Exercise Program Development
No matter whether you are a patient diagnosed with one or several lifestyle diseases, or someone simply looking to get healthier by starting an exercise program, having an health professional develop your exercise program can make the difference between achieving your goals, and developing or exacerbating a medical condition.
Exercising incorrectly: (i.e.) beyond your cardio-respiratory capacity, exercising too intensely, exercising too aggressively, exercising for too long, can lead to injury, even illness.
If the goal of exercise is to gain flexibility, to gain strength, improve endurance, balance, and mobility and NOT develop health issues, then learning how to read and understand your body and knowing how to start to exercise is critical to ending up with health.
There is a wrong way and a right way to exercise.
To exercise correctly, you need to know how to exert yourself while exercising and how to measure how you are exerting yourself: (i.e.) by Rate of Perceived Exertion (RPE), heart rate, and by respiratory rate.
To exercise correctly, you need to know at what speed, with what load, and within what range of motion.
To exercise correctly, you need an individualized program which takes into consideration your health, your skill level, your current capacity, so that you know how often and for how long to exercise so that you end up with health and healthy, not injured or ill.
It is especially important for those with a medical condition to work with a health professional as hi-risk Hi-Intensity Interval Training [HIIT] programs such as CrossFit, Tabata, Spinning and Bootcamps predominate the fitness industry. You cannot depend on a trainer or coach to set appropriate limits when you have a medical condition. Personal trainers and coaches may have experience, but they do not have the background nor expertise to consider nor integrate the risks associated with a medical diagnosis into exercise program development.
To build an appropriate exercise program, you need to start at the beginning: with a review of medical history, an assessment of functional range of motion/flexibility, dynamic core strength, and most importantly breathing. If you are training for a specific event (e.g. 5k run, sprint triathlon, swim meet), then a physiological test may be necessary to provide specific and safe exertion levels for training.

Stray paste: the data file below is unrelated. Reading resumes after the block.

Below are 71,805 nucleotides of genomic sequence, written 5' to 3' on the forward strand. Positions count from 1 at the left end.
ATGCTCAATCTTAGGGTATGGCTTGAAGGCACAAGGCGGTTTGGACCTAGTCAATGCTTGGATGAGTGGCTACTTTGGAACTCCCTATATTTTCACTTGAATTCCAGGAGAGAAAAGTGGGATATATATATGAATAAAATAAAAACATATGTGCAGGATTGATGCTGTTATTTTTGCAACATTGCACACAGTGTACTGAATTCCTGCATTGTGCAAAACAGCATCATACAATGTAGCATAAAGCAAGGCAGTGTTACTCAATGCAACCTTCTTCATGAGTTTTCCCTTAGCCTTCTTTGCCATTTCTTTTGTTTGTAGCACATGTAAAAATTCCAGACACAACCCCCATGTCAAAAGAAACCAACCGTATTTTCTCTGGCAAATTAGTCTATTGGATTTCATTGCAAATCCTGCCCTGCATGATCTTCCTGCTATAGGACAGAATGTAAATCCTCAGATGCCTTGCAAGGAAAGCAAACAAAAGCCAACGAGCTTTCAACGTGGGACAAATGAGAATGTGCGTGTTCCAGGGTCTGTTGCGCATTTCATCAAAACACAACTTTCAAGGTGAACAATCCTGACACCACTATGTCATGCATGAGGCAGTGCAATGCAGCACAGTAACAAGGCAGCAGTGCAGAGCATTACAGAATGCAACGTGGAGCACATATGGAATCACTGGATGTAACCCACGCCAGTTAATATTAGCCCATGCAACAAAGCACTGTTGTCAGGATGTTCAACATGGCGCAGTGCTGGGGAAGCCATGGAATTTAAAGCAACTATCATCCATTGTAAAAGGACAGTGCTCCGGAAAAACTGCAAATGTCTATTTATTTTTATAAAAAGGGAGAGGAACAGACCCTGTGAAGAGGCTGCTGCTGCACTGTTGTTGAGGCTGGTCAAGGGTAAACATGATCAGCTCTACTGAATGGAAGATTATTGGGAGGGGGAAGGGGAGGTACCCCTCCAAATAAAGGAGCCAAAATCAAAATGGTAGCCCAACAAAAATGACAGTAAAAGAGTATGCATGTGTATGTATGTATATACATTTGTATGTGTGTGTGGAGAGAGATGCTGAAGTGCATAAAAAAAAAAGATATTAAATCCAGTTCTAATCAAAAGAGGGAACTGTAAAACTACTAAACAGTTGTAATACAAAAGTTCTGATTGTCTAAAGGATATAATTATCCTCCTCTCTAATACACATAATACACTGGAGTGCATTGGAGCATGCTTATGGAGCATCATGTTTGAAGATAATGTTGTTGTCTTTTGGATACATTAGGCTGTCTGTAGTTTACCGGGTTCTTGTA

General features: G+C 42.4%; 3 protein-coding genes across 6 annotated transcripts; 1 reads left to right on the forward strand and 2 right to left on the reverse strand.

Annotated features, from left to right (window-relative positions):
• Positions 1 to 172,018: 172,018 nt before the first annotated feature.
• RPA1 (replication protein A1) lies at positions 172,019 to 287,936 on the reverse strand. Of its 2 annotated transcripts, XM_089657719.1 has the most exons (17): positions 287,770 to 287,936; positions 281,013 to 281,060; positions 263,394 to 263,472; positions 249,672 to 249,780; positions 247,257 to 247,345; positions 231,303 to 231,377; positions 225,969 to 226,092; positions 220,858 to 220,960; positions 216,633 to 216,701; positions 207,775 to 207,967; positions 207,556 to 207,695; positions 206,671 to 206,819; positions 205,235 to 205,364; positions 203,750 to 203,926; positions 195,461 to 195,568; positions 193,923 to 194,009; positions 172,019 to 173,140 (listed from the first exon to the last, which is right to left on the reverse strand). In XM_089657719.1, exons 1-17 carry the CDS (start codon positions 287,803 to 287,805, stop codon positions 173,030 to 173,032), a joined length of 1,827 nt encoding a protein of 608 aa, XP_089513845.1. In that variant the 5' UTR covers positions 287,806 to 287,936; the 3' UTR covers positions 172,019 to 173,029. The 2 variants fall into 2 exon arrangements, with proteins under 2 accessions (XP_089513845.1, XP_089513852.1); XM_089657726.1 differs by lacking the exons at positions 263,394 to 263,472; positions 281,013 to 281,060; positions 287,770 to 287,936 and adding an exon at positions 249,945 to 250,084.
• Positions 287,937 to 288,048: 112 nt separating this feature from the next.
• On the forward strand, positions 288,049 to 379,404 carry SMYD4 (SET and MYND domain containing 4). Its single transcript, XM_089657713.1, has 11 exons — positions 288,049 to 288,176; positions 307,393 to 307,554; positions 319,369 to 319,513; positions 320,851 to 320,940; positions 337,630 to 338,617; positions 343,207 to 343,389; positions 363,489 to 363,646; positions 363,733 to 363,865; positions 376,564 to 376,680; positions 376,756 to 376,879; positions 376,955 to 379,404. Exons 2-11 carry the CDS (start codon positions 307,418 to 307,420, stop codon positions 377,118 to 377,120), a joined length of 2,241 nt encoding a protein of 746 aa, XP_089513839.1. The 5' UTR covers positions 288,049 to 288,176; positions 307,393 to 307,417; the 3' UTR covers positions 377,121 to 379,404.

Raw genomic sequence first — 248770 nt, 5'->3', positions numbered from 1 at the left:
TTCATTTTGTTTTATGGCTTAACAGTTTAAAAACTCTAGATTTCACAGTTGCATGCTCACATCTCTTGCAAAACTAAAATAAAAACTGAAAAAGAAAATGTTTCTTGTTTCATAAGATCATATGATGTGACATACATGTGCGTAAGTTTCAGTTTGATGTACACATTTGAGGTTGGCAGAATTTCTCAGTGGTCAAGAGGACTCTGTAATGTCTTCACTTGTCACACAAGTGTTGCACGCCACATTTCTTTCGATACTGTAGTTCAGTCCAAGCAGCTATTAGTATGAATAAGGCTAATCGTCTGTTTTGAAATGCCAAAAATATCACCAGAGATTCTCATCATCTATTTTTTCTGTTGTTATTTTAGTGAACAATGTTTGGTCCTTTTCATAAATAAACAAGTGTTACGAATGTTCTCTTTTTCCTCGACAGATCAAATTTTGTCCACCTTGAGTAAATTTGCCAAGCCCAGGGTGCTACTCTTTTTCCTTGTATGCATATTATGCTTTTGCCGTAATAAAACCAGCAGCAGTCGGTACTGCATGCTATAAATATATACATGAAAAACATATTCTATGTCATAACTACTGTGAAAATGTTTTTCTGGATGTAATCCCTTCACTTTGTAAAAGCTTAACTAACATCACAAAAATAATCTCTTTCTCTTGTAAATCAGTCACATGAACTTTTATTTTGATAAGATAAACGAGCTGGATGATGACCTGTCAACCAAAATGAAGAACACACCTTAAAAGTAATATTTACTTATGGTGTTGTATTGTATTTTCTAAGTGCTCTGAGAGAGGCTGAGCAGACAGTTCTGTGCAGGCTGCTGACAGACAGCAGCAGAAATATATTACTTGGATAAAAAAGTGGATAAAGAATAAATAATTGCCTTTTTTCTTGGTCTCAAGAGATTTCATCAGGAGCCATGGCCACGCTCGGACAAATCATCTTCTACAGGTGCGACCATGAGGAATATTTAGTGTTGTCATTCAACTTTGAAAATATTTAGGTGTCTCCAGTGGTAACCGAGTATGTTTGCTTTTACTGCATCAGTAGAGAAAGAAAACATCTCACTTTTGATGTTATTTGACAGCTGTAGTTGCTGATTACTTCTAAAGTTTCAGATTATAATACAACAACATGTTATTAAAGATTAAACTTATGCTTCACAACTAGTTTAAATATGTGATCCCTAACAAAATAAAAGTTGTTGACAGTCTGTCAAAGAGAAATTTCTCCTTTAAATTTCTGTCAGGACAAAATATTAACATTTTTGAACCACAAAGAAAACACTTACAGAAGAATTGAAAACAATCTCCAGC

There is a right way and a wrong way to exercise. Do it right, you get healthy. Do it wrong, and you will get unhealthy, be it injury or illness.
Links to Related Articles:
- Relationship Between Excess Exercise and Cardiovascular Deaths in Heart Attack Survivors
- Exercise and Mortality Reduction: Recurring Reverse J- or U-Curves
- Exercise for Health & Longevity vs Peak Performance: Different Regimens for Different Goals
- Exercise, Over-Indulgence, and Atrial Fibrillation
- Exercise, Upper Respiratory Tract Infection, and the Immune System
- Association Between Physical Function, Lifestyle, and Exercise in Health, Aging and Body Composition
- What Exercise Is Best for Your Brain?
- Exercise Preserves Lean Muscle Mass in Masters Athletes
- Two Activities, When Combined, Reduced Depression by 40%
- The Decade of Transition: Training in your 50s to set the tone of your 60s, 70s and beyond
- Canadian health.gc guidelines for exercise
- Canadian health.gc guidelines for diet and calorie recommendations
- US health.gov website with physical activity and diet and calorie recommendations
- Optimum Amount of Exercise for Heart Health
- Lifting Weights Cuts Down On Early Death by 46%
- Cyclist Dies During Dirty Kanza from a Heart Attack
- Ablation – not a cure-all for heart arrythmias: “The Haywire Heart”